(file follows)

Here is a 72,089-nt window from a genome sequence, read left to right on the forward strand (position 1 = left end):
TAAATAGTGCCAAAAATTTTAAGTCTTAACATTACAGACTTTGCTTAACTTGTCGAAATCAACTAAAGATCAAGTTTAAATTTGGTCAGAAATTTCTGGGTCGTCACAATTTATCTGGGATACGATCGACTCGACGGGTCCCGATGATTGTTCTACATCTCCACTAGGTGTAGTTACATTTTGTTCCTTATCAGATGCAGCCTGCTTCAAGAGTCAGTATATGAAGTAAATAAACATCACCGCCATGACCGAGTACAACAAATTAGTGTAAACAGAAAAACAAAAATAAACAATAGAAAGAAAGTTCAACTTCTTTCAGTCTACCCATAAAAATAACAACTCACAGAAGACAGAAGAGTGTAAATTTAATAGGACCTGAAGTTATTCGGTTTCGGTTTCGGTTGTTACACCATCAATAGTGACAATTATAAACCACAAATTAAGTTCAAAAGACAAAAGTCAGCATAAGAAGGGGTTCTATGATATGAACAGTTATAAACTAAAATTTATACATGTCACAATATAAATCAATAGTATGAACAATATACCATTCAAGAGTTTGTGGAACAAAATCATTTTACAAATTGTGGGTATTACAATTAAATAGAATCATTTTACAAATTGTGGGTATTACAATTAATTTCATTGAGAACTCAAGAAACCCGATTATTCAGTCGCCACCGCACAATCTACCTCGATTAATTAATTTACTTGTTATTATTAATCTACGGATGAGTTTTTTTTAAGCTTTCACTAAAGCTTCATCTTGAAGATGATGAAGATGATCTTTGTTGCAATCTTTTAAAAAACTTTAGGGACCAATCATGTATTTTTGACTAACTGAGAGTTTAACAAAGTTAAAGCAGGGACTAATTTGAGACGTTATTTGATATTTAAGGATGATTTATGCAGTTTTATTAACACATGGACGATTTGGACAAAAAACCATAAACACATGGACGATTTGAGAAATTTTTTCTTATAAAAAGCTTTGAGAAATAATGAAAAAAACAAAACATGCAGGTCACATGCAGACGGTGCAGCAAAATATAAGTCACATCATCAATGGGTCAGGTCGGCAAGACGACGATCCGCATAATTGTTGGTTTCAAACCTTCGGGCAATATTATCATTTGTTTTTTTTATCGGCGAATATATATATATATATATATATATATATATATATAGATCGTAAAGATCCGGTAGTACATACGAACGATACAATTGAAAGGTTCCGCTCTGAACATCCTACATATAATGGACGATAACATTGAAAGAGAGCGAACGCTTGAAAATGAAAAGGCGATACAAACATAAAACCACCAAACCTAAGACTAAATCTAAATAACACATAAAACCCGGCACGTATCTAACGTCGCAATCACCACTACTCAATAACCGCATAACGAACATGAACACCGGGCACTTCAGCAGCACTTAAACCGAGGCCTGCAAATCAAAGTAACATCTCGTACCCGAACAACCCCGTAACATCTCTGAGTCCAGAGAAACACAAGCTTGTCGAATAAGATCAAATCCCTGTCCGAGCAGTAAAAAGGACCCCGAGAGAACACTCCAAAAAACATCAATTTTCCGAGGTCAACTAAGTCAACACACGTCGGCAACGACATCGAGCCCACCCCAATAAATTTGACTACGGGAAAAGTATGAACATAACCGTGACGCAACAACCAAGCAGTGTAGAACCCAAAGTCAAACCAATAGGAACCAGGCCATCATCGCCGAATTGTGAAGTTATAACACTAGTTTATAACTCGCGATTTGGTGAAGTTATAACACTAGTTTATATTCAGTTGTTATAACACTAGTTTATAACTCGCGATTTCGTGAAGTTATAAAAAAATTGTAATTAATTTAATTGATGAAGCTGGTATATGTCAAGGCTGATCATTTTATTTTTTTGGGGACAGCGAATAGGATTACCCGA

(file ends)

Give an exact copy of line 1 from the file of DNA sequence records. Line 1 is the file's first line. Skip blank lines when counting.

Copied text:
Here is a 72,089-nt window from a genome sequence, read left to right on the forward strand (position 1 = left end):